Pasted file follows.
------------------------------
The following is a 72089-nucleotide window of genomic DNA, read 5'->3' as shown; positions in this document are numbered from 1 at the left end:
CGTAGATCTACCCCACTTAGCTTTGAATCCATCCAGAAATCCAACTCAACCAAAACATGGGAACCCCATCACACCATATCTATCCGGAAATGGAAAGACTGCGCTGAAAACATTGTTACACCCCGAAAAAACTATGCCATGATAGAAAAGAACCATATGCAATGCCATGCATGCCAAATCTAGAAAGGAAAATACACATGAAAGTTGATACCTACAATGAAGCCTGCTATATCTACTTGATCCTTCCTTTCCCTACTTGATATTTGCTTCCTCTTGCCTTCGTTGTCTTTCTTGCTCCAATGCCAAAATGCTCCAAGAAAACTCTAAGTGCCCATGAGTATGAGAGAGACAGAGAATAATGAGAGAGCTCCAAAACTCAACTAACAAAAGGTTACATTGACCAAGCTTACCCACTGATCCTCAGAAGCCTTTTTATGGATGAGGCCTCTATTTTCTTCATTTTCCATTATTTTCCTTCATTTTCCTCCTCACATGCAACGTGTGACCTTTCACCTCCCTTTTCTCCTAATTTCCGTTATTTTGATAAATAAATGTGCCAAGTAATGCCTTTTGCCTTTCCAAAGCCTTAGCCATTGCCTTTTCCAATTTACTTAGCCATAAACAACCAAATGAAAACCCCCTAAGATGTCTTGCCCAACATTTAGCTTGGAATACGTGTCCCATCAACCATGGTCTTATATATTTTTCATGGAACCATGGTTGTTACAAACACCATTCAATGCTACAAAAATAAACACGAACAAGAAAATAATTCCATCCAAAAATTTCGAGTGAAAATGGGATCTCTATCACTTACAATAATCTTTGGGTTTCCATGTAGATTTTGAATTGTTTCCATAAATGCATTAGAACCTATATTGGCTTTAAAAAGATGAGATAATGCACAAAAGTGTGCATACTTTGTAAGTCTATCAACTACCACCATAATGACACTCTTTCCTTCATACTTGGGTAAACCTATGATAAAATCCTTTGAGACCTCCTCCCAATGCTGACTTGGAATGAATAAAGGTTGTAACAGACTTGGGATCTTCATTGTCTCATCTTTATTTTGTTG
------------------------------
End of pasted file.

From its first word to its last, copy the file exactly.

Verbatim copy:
The following is a 72089-nucleotide window of genomic DNA, read 5'->3' as shown; positions in this document are numbered from 1 at the left end:
CGTAGATCTACCCCACTTAGCTTTGAATCCATCCAGAAATCCAACTCAACCAAAACATGGGAACCCCATCACACCATATCTATCCGGAAATGGAAAGACTGCGCTGAAAACATTGTTACACCCCGAAAAAACTATGCCATGATAGAAAAGAACCATATGCAATGCCATGCATGCCAAATCTAGAAAGGAAAATACACATGAAAGTTGATACCTACAATGAAGCCTGCTATATCTACTTGATCCTTCCTTTCCCTACTTGATATTTGCTTCCTCTTGCCTTCGTTGTCTTTCTTGCTCCAATGCCAAAATGCTCCAAGAAAACTCTAAGTGCCCATGAGTATGAGAGAGACAGAGAATAATGAGAGAGCTCCAAAACTCAACTAACAAAAGGTTACATTGACCAAGCTTACCCACTGATCCTCAGAAGCCTTTTTATGGATGAGGCCTCTATTTTCTTCATTTTCCATTATTTTCCTTCATTTTCCTCCTCACATGCAACGTGTGACCTTTCACCTCCCTTTTCTCCTAATTTCCGTTATTTTGATAAATAAATGTGCCAAGTAATGCCTTTTGCCTTTCCAAAGCCTTAGCCATTGCCTTTTCCAATTTACTTAGCCATAAACAACCAAATGAAAACCCCCTAAGATGTCTTGCCCAACATTTAGCTTGGAATACGTGTCCCATCAACCATGGTCTTATATATTTTTCATGGAACCATGGTTGTTACAAACACCATTCAATGCTACAAAAATAAACACGAACAAGAAAATAATTCCATCCAAAAATTTCGAGTGAAAATGGGATCTCTATCACTTACAATAATCTTTGGGTTTCCATGTAGATTTTGAATTGTTTCCATAAATGCATTAGAACCTATATTGGCTTTAAAAAGATGAGATAATGCACAAAAGTGTGCATACTTTGTAAGTCTATCAACTACCACCATAATGACACTCTTTCCTTCATACTTGGGTAAACCTATGATAAAATCCTTTGAGACCTCCTCCCAATGCTGACTTGGAATGAATAAAGGTTGTAACAGACTTGGGATCTTCATTGTCTCATCTTTATTTTGTTG